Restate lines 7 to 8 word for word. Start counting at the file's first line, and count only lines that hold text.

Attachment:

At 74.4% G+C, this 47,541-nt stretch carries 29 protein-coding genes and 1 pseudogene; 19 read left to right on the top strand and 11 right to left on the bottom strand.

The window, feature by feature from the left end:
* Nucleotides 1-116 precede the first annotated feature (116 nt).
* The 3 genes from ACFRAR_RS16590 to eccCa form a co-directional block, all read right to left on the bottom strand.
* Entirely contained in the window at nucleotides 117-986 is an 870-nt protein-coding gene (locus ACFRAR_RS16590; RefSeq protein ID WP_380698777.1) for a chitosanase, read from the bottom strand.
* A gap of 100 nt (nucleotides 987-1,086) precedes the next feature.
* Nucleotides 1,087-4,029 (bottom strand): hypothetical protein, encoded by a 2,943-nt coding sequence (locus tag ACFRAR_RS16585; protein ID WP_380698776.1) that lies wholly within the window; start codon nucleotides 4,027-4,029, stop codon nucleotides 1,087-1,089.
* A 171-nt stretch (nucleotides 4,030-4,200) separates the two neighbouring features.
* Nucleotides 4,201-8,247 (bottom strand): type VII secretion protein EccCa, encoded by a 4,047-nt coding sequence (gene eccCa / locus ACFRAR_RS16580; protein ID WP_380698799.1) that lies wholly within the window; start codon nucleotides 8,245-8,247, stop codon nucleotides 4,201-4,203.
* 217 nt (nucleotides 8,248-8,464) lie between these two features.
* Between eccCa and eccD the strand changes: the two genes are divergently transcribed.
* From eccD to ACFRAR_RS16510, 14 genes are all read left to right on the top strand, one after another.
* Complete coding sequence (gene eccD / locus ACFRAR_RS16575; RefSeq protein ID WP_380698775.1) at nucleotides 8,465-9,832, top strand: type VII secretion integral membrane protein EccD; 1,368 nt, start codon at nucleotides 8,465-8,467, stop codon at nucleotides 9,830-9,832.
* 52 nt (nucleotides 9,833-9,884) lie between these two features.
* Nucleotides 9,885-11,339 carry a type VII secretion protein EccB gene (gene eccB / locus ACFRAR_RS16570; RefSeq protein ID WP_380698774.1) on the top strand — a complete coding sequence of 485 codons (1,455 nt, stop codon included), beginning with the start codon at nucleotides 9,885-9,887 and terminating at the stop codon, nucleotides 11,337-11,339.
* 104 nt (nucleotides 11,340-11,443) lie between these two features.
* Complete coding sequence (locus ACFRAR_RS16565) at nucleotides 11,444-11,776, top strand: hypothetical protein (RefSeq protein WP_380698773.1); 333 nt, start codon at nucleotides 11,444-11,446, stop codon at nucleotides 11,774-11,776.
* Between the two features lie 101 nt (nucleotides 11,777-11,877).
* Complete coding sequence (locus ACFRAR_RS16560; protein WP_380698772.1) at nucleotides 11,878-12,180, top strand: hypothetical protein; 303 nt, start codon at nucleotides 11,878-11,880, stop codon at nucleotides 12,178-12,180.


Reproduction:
* Nucleotides 1,087-4,029 (bottom strand): hypothetical protein, encoded by a 2,943-nt coding sequence (locus tag ACFRAR_RS16585; protein ID WP_380698776.1) that lies wholly within the window; start codon nucleotides 4,027-4,029, stop codon nucleotides 1,087-1,089.
* A 171-nt stretch (nucleotides 4,030-4,200) separates the two neighbouring features.